88 Chevy Ignition problems

88 Chevy 1500 Ext cab Long Bed. 350 CID TBI 205,000 miles
About a week ago I did a tune-up, changed wires, plugs, cap & rotor. It ran great after that. My son was driving it to school and while on the highway
it started to slow down and finally stopped on him. On the side of the road he tried to restart but it would crank but would not start. Had it towed to the house and I started to troubleshoot. It seems that its not getting any spark. I tried pulling the #1 plug out and holding it against the block and didn't see spark. (It was in the daytime so it could have been there but I just didn't see it). I had a coil from another vehicle (it currently isn't running but had no ignition problems the last time it did run) and nothing changed. Since the #1 was out, I bumped it to TDC. At TDC the rotor was pointed to #8 on the distributor cap instead of #1. Assuming that the distributor can be either 180 out or right on, I moved the spark plug wires instead of the distributor. I put the #1 wire on the #8, #8 to #4, #4 to #3, and so on, following the firing order. That didn't help so I put the plug wires back in their original places. I had a mechanic tell me that it sounds like the timing chain had jumped. That shouldn't be a major problem to change after getting the accessories out of the way. Before I start on a project like that I want to know if anyone out there has any ideas or suggestions that I can check before I try to tackle the timing chain & gears. If the timing chain and gears are defective, what other indications are there. What else in the ignition system could I have missed? I know it could be something else simple. I double checked all the wires and everything else electrical I think, but I may have missed something. The truck was running fine until this problem.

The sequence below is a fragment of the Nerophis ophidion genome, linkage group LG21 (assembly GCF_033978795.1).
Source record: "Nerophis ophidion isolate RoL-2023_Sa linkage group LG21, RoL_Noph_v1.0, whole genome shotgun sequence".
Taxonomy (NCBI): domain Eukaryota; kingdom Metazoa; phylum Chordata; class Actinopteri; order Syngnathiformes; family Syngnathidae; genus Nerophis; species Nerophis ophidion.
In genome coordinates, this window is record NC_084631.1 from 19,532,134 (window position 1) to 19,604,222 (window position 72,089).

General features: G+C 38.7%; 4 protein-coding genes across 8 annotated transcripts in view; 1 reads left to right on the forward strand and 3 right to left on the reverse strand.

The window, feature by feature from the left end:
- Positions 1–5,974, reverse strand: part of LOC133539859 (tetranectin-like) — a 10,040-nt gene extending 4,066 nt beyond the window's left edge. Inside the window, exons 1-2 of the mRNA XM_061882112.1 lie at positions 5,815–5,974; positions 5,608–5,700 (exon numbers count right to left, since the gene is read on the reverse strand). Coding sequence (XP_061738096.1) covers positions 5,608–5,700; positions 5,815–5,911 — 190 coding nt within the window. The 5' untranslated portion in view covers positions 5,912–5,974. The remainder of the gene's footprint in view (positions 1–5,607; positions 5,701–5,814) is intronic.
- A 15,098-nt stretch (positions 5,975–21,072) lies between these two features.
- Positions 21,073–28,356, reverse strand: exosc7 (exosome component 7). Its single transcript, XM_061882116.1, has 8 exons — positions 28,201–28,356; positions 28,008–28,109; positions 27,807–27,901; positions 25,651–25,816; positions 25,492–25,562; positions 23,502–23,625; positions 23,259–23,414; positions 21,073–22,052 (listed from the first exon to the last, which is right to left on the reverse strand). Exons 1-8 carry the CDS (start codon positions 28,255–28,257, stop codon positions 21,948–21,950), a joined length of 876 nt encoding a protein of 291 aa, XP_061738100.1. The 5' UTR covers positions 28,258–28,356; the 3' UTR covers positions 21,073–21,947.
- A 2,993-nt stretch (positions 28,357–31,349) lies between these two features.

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I would check the high energy distributer for a bad module or transformer or pickup coil and related wiring old john

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Snip
Frank, there is a black module inside the distrib that all the wires (not the spark plug wires) connect to at the base.
Replace it... buy two, and keep one in the truck.
http://www.lmctruck.com/icatalog/cd/0141.html Number 6 on the left side of the page.
run the spark plug wires the right way. The firing order is stamped on the top of the intake manifold.
205,000 is really great for that module... they normally don't last that long
Enjoy.
Hawk.
PS: LMC truck carries everything for your truck.. get one of their catalogs.
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This was it. The ignition module. I replaced it and it fired right up. Thanks to all who gave me advice

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Glad I could help Frank. You ever need help with that truck, give me a holler here.. I know those things inside and out.